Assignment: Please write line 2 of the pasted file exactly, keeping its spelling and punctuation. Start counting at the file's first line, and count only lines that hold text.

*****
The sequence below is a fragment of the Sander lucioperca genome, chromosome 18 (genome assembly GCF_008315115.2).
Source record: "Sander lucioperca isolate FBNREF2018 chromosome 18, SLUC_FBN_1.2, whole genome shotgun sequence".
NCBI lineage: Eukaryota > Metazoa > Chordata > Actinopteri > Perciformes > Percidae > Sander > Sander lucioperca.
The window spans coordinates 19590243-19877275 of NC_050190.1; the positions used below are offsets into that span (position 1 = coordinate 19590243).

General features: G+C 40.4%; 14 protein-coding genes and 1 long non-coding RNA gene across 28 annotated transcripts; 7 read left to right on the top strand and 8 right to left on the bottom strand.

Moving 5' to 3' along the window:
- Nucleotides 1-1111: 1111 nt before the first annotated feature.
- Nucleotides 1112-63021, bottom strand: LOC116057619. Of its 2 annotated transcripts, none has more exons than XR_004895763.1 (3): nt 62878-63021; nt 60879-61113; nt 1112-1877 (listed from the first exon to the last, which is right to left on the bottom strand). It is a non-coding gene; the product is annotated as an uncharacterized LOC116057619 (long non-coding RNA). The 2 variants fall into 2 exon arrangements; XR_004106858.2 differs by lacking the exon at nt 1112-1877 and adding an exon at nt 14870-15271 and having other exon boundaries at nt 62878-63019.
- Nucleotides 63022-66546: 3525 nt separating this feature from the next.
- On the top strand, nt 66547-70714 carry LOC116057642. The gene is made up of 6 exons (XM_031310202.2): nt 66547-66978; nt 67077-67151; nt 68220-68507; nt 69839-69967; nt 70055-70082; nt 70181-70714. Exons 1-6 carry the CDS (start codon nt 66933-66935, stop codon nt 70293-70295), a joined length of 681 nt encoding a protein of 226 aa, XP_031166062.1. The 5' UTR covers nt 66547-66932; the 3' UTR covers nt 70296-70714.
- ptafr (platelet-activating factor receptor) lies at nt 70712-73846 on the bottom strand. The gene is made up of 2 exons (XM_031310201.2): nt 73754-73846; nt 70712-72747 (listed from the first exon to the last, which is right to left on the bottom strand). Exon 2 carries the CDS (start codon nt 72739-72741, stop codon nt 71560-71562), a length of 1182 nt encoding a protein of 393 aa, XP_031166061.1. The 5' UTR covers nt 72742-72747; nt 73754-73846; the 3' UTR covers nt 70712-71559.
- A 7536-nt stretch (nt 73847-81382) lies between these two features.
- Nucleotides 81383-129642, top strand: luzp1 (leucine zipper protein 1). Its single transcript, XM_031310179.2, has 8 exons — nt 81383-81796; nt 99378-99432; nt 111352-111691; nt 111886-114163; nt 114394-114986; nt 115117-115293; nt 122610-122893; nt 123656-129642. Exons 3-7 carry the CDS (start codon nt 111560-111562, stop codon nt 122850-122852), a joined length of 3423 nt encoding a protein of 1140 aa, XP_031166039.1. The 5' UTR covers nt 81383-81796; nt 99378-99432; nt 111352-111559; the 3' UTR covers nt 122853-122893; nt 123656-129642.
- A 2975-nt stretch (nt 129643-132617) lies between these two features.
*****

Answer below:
Source record: "Sander lucioperca isolate FBNREF2018 chromosome 18, SLUC_FBN_1.2, whole genome shotgun sequence".